Father Martin, regarded as the face of homosexual activism on the internet, wrote how he "marveled" at Rupnik's "astonishingly beautiful mosaics both on the façade of the Basilica of the Holy Rosary in Lourdes and in the Chapel of the Holy Spirit at Sacred Heart University in Connecticut."
Rupnik's "bold portrayals of Jesus, the Blessed Mother, and the saints speak directly to my heart. He is a gifted artist," Fr. Martin added.
However, since the scandal erupted in the Italian media on Dec. 1, the LGBTQ+ activist — who unremittingly posts his opinions on Twitter — has remained silent despite other prominent Jesuits posting on social media their opinions and concerns regarding Rupnik.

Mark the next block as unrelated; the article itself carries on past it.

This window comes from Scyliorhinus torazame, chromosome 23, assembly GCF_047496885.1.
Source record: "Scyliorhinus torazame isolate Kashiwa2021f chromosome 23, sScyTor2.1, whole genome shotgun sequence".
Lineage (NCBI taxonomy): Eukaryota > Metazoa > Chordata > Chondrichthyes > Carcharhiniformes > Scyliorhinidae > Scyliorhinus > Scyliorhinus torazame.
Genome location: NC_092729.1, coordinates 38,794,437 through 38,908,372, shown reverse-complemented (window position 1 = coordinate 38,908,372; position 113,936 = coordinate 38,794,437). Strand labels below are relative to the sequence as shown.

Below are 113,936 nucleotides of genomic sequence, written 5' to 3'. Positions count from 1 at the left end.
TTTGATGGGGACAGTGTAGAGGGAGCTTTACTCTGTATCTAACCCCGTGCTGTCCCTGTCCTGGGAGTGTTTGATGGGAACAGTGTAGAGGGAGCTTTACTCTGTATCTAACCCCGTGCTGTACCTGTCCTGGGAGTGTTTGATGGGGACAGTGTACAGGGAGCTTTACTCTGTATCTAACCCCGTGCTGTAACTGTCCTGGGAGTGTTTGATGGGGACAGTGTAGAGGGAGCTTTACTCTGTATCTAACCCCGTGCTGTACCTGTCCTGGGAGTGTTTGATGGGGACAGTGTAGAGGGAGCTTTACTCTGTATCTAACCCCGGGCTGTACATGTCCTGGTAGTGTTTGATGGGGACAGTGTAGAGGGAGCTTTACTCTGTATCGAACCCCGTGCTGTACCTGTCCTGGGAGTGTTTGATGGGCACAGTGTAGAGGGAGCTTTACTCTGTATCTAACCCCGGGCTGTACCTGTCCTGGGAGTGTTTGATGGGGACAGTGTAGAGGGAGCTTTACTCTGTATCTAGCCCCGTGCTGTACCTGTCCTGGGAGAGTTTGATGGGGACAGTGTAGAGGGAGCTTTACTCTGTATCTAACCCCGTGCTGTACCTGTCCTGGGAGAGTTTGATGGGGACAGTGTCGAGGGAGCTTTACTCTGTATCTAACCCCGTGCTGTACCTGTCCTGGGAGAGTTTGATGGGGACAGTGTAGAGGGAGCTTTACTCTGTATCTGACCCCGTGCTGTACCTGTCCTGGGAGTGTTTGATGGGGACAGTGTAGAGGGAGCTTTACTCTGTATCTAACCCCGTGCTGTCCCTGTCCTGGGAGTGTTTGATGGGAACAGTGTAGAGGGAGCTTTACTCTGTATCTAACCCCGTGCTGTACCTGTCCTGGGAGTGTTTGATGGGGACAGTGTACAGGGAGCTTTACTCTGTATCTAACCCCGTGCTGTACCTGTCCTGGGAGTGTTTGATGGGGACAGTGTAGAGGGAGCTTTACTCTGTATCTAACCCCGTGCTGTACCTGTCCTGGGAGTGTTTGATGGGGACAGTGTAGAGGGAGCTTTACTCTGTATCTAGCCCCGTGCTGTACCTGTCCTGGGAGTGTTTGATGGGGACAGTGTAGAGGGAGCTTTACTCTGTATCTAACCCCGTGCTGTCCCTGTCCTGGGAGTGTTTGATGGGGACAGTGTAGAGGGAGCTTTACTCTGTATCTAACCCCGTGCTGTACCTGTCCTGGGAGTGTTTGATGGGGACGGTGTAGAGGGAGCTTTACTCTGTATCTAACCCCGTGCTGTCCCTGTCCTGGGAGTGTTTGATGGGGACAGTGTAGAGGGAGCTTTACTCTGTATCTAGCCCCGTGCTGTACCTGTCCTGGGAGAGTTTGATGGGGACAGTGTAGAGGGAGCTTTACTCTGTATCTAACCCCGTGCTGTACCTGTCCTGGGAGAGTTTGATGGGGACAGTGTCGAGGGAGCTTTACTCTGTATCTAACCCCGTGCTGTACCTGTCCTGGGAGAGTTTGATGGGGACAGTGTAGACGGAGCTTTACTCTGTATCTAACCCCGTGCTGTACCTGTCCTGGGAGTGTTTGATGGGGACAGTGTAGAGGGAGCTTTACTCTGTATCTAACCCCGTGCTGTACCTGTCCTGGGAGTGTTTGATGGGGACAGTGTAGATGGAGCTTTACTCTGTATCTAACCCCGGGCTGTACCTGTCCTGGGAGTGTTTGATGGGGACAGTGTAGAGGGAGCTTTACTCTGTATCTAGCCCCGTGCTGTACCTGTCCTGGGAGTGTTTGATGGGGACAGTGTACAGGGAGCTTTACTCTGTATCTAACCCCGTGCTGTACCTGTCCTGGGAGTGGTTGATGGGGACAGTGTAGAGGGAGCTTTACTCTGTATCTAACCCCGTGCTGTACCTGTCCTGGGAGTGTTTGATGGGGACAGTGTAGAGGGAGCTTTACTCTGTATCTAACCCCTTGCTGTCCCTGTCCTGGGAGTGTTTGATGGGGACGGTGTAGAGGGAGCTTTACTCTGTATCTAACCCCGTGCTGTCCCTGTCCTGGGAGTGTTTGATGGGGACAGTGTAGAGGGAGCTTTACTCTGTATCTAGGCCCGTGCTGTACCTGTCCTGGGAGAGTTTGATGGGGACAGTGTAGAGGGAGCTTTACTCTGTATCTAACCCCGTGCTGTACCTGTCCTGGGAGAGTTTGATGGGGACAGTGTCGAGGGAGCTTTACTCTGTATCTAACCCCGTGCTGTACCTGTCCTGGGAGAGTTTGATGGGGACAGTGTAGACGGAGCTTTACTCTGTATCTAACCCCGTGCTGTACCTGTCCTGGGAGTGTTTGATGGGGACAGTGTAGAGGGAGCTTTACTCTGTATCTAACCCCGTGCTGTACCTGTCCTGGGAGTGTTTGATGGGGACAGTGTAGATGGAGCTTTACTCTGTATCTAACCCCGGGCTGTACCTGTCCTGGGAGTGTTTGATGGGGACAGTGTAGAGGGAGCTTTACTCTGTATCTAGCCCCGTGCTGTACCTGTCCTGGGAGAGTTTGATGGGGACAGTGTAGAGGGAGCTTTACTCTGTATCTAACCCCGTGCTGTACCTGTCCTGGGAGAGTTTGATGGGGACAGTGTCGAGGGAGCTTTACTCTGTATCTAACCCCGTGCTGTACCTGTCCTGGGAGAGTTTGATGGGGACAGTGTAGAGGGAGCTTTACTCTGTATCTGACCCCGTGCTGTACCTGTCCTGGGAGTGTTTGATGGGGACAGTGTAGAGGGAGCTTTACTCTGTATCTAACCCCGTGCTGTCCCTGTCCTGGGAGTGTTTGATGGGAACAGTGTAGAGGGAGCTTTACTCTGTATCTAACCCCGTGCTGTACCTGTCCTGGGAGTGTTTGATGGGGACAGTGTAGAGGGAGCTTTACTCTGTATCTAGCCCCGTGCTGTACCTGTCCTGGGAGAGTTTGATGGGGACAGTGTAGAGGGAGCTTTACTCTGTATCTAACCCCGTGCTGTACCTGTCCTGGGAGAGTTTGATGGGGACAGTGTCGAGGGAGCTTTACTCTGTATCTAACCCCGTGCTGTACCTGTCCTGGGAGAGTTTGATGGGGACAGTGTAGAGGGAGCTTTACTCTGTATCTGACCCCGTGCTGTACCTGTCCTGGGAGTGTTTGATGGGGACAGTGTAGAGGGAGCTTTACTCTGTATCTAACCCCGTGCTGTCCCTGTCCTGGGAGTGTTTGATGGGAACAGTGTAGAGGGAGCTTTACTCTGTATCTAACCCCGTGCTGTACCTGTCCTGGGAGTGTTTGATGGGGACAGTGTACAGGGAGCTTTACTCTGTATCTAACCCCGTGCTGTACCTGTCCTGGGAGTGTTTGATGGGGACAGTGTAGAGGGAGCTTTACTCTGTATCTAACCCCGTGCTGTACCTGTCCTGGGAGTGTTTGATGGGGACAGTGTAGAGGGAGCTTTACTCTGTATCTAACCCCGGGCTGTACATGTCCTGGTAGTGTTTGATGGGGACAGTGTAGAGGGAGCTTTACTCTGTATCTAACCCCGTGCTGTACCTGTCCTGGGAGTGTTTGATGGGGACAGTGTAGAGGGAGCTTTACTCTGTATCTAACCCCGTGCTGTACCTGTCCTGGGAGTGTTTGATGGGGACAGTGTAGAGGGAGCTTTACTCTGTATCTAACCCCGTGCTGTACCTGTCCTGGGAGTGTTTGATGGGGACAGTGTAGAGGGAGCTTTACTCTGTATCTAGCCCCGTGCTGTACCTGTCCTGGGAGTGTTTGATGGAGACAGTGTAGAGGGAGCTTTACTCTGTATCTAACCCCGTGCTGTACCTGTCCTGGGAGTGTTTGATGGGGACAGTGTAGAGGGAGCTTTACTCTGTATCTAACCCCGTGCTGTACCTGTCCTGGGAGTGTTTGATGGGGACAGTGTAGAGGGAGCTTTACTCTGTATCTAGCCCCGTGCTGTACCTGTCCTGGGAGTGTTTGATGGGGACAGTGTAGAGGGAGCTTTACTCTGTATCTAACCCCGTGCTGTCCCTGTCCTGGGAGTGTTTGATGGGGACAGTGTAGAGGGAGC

Martin, nevertheless, did not refrain from using Twitter to vigorously comment on the recent case of a Christian software designer who refused to create a website for same-sex marriages.
The Jesuit LGBTQ+ campaigner's comments attacking Christians whose businesses don't support homosexual marriage were linked to Martin's article titled "When is religious liberty a fig leaf for homophobia?" The piece was written recently for "Outreach: An LGBTQ Catholic Resource."
The Associated Press report does not mention Pope Francis' role in lifting Rupnik's excommunication for absolving a sexual partner or Rupnik's abuse of nine nuns in the Loyola community in Slovenia but mentions Jesuit abuse expert Fr. Hans Zollner.
Zollner, a theologian and psychologist, is director of the Institute of Anthropology's Interdisciplinary Studies on Human Dignity and Care at the Pontifical Gregorian University. He is also one of the leading experts on safeguarding and prevention of sexual abuse.